Chickenpox: Symptoms, Causes, Treatment, Prevention

Chickenpox: Symptoms, Causes, Treatment, Prevention

Chickenpox, also called varicella-zoster, produces a red rash that blisters, then scabs over. It’s very contagious and spreads through bodily fluids and bodily contact. You can prevent chickenpox with a vaccine.

What is chickenpox?

Chickenpox is an infection that causes an itchy, blister-like skin rash. A virus called varicella-zoster causes it. Chickenpox is highly contagious. But it’s much less common today because there’s a vaccine that protects you from it. Children are the most susceptible to getting chickenpox, although you can get it as an adult, too.

Before the availability of the first vaccine against chickenpox in 1995, almost everyone got chickenpox as a toddler or young child. But since the late 1990s, the rate of chickenpox has declined by nearly 90%. Today, most children receive a vaccine against chickenpox as part of their routine immunization schedule.

Once you’ve had chickenpox, you won’t catch it again from another person. If you’re not vaccinated, you can get chickenpox at any age. Adults who get chickenpox may become very sick, so it’s better to have chickenpox when you’re a child or prevent getting it by receiving the vaccine.

What are the three stages of chickenpox?

The three stages of chickenpox usually refer to the way the rash looks:

  • Stage 1 is a red and bumpy rash. This can last a few days.
  • Stage 2 is a fluid-filled blistered rash. The blisters break open after about one to two days.
  • Stage 3 is when the blisters scab over. This stage also lasts a few days.

Even though the rash goes through three stages, you could have all types of bumps at the same time. This means some bumps can be forming while others are already breaking open. The entire rash can last up to about 10 days.

Where does chickenpox usually start?

You usually start getting chickenpox on your face and trunk (your chest and your back). From there, it spreads to the rest of your body all the way to your fingers and toes.

What age will you get chickenpox?

Now that there’s a vaccine to prevent chickenpox, most children in the U.S. don’t get chickenpox. But in those who aren’t vaccinated, it’s more common to get it between the ages of 3 and 6.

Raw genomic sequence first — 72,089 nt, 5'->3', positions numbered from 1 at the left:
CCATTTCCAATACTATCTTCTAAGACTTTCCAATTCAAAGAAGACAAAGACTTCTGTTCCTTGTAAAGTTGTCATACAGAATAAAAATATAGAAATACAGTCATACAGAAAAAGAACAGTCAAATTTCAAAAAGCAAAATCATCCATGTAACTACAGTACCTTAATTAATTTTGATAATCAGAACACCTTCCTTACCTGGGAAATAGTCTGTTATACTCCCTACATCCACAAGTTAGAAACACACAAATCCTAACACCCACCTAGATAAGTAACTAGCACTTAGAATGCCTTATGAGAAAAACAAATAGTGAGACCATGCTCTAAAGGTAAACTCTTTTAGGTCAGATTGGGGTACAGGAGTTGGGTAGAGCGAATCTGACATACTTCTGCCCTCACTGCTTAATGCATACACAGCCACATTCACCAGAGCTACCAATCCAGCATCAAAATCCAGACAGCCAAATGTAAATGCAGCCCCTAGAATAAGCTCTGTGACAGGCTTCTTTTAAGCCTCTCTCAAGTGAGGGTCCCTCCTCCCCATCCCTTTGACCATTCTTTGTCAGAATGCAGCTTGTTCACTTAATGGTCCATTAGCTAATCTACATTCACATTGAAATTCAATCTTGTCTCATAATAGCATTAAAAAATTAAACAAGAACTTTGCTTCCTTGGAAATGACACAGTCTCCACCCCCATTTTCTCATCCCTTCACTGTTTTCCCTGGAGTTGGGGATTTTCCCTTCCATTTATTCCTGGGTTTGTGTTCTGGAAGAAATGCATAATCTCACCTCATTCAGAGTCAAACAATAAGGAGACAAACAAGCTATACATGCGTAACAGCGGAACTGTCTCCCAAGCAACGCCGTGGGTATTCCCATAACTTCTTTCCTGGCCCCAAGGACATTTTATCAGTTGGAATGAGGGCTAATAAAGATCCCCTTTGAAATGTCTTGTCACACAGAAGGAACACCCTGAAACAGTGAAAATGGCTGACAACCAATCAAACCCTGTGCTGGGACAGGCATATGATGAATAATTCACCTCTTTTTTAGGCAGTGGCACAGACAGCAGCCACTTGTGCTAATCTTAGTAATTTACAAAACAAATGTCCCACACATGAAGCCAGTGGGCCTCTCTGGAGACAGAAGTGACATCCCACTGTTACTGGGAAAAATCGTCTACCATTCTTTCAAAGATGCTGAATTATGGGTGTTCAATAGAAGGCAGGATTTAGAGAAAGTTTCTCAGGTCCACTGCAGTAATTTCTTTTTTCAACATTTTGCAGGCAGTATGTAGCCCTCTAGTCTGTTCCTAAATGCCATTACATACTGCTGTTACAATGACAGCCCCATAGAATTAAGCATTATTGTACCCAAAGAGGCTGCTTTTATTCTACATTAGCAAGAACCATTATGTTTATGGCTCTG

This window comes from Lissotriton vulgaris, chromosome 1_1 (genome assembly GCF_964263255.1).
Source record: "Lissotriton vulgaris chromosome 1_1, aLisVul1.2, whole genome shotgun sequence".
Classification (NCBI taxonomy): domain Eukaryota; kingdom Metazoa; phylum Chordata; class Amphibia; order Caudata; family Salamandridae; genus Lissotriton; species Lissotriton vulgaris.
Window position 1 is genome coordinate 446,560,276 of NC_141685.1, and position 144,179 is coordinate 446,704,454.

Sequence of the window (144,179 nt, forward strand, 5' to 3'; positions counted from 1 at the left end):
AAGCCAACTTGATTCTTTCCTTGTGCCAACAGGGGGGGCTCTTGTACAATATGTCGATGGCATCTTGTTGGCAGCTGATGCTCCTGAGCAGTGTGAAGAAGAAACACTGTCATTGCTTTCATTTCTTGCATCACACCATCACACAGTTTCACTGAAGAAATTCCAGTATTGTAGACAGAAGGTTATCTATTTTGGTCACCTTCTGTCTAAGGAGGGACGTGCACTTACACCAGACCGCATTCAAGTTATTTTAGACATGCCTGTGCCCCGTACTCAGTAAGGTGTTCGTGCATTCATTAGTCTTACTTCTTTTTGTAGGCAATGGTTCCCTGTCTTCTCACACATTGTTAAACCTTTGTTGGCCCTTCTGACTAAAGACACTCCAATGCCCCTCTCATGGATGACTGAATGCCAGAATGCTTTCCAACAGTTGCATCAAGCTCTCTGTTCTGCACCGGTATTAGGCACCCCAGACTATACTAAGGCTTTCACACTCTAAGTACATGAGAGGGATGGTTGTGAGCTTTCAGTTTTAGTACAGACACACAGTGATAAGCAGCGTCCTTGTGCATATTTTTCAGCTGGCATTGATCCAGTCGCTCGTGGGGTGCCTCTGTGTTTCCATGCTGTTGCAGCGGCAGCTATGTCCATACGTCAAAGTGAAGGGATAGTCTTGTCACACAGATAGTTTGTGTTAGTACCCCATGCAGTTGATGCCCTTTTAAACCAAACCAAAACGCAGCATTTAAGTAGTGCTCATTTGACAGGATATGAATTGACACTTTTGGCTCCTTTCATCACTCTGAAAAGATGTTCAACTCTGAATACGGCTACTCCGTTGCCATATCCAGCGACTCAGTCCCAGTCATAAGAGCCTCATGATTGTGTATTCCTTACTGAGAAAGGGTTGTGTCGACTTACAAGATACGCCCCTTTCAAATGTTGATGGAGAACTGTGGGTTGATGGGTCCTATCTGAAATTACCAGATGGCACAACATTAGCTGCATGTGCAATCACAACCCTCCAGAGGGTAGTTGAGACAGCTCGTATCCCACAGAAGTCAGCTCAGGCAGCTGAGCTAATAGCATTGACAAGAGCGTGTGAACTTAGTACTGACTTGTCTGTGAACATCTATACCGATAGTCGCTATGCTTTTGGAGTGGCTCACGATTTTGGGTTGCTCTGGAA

Why is chickenpox rare now?

Chickenpox isn’t as common as it once was because the chickenpox vaccine has greatly reduced the number of cases.

Symptoms and Causes

What are the symptoms of chickenpox?

Chickenpox symptoms are easy to see. Healthcare providers often can look at your child’s skin and know if they have chickenpox. Symptoms of chickenpox usually happen in the following order:

  • Low-grade fever.
  • Feeling tired.
  • Headache.
  • A stomachache that makes you not want to eat.
  • A skin rash that’s very itchy and looks like many small blisters.
  • Bumps filled with a liquid that looks like milky water.
  • Scabs after the blisters break.
  • Skin that looks blotchy.
  • Crusty spots that fade away.

Children who’ve been vaccinated against chickenpox are usually protected against getting chicken pox. But the vaccine isn’t 100% effective, and some children will have a “breakthrough” infection despite being vaccinated. The good news is that these “breakthrough” infections are usually very mild.

What causes chickenpox?

A virus causes chickenpox. Viruses spread when a person with the virus gives it to another person either through bodily fluid (coughing, sneezing, etc.) or bodily contact (touching the rash).

How does chickenpox spread?

Children can get chickenpox at any age. After exposure to chickenpox, your child may appear to be fine for one to three weeks before feeling sick. Children can spread the virus from one to two days before they show any signs of illness until all the blisters have crusted over or scabbed.